OS: I feel like the authors of every book I’ve read are my mentors, they have shared wisdom with me, helped me learn and live and love. On a more personal level, Judith Beveridge has played such a huge role in shaping my poetic outlook, and in providing a role model of generosity that I aspire one day to replicate, to give back to others as much as she has given me. Likewise, I look to Michael Mohammed Ahmed, the brilliant author of The Tribe and director of Sweatshop, as a figure of inspiration in my community, and also to Palestinian poet Najwan Darwish, who I can always count on to provide sage advice or a laugh, which is sometimes more valuable. I am ludicrously blessed to call each one my friend and to have them in my life.
MHS: What does it mean to you to share knowledge, skills and resources within a literary industry that is very much inextricably linked to capitalist success and performance-based triumphs?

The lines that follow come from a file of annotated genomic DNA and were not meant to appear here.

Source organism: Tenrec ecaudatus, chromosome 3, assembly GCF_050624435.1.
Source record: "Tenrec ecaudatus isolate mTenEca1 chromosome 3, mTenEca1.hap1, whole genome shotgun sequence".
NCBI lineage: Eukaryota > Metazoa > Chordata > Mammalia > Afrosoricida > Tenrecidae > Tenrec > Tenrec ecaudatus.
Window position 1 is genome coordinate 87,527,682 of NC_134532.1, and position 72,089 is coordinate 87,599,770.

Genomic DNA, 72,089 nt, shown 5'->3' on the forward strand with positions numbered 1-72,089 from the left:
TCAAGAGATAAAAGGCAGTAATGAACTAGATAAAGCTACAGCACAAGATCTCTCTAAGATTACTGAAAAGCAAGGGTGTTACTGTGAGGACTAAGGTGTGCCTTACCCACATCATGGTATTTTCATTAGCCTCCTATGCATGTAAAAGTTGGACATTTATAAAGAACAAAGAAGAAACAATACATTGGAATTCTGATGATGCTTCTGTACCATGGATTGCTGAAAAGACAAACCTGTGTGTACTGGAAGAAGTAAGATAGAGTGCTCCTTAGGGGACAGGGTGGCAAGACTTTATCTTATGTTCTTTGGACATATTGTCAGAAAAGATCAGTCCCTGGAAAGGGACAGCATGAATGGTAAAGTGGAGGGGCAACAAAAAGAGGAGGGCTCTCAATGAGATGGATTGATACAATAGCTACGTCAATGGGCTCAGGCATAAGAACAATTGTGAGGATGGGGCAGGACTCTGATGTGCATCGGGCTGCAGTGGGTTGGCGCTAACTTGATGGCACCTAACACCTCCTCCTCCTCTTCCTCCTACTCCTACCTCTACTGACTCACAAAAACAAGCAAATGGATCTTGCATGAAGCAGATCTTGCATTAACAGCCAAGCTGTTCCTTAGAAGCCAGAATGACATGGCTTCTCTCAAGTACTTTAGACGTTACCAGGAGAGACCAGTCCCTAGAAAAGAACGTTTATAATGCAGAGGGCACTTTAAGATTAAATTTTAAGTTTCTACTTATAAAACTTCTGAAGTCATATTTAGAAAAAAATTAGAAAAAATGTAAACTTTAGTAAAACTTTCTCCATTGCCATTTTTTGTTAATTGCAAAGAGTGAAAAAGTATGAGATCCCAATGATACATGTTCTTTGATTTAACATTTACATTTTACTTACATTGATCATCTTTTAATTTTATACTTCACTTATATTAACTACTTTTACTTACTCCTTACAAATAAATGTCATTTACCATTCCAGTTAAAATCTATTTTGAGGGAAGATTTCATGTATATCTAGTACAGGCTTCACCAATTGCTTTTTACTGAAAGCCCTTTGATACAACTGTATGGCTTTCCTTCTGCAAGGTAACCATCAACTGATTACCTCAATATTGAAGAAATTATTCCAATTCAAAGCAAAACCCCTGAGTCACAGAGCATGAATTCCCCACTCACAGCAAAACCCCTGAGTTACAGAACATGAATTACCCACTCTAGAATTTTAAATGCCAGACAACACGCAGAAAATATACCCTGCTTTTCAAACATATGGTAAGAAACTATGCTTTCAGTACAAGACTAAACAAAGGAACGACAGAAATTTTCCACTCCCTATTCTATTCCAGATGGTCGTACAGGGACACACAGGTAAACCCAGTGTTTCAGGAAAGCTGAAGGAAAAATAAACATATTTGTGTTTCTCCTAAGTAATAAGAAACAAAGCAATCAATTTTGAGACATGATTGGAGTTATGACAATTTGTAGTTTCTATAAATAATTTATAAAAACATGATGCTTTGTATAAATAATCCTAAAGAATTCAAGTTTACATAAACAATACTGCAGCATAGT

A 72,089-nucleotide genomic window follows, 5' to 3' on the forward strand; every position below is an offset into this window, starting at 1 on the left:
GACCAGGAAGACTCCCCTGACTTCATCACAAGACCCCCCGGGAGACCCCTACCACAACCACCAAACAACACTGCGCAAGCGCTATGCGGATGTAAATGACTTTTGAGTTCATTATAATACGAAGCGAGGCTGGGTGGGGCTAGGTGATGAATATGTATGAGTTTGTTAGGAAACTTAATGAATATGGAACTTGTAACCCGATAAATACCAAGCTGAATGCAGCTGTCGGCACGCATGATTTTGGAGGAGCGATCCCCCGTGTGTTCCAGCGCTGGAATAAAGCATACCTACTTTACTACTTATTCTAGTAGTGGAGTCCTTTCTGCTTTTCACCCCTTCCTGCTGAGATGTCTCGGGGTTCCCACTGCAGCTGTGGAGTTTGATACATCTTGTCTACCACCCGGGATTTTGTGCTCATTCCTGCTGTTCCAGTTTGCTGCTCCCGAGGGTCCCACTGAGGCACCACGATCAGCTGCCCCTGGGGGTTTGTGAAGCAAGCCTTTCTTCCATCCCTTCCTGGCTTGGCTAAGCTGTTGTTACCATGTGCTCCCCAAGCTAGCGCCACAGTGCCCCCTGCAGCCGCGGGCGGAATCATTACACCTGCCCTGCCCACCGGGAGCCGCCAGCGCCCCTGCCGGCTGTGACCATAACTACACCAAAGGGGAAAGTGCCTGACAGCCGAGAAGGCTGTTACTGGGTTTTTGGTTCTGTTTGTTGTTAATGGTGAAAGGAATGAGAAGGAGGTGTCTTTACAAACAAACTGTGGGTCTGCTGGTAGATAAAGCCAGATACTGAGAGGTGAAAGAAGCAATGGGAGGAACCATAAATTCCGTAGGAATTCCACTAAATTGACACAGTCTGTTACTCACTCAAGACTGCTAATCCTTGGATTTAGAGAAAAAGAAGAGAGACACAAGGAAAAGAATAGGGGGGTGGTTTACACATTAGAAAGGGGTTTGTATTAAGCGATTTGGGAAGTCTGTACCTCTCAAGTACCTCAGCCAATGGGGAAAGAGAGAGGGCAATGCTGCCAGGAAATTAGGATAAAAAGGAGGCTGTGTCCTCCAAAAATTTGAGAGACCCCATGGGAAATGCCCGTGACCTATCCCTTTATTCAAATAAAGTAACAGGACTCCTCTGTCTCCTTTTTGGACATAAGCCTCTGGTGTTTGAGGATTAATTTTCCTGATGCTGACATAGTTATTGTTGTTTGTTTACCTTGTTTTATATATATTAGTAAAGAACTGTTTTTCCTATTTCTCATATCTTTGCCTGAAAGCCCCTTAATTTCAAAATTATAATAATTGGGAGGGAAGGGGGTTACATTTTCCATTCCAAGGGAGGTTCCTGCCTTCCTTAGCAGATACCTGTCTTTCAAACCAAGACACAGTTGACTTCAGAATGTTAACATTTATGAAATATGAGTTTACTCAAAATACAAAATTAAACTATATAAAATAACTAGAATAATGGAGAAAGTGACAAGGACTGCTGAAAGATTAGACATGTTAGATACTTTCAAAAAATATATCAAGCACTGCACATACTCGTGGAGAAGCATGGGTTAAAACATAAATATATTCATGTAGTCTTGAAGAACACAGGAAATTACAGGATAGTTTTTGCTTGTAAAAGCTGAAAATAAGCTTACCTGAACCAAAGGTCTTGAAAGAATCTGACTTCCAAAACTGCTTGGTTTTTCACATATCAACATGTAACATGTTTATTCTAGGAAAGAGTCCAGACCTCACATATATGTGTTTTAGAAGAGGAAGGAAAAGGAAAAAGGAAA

OS: The thing that interests me most about this question is the anxiety it reveals. “Capitalist success and performance-based triumph”. I mean, you could argue that every profession is tied to capitalism. It seems to be only in the arts that our work is devalued to the point of nothing, and there is such shame associated with success. Partly, I’m sure, there is that Australian tall-poppy syndrome at work, digging into us to say don’t grow too far beyond the rest, or if you do, keep real, real quiet about it. Listen: I come from a poor, violent family. I marvel every day that I’m alive and still functional, let alone writing. Let alone here, being asked questions as if my answers matter. Which is to say I’ve come too far and worked too hard and overcome too much to be quiet about my triumphs. I want to perform them. I want to shout it from the rooftop, because every poem is a triumph, every breath. Shout it out, people. Let me hear your voices, I want to know what’s got your blood pumping, because if you work in this industry, you sure as shit are not a capitalist success. In fact I’m fairly convinced Capitalism hates me. It’s out there somewhere in an ill-fitting suit and an inflated toupee gut-screaming about these idiot commie hippy art freaks who go down a road of poetry or fiction despite the million and one signs saying ‘BROKE’ or ‘FISCAL UNCERTAINTY’ or ‘MAFUCKER CAN’T YOU READ? YOU WILL NOT OWN A HOME.’ Capitalism does not want me or my poems; it hates bodies like mine in particular, the marginalised, the queer, but this heinous bitch is our mother and this is what I know best, so I’m going to make sure I survive this too. I’m going to make sure I get paid. It will never be much, but all I’m aiming for is just enough to live. Which is still a tall order.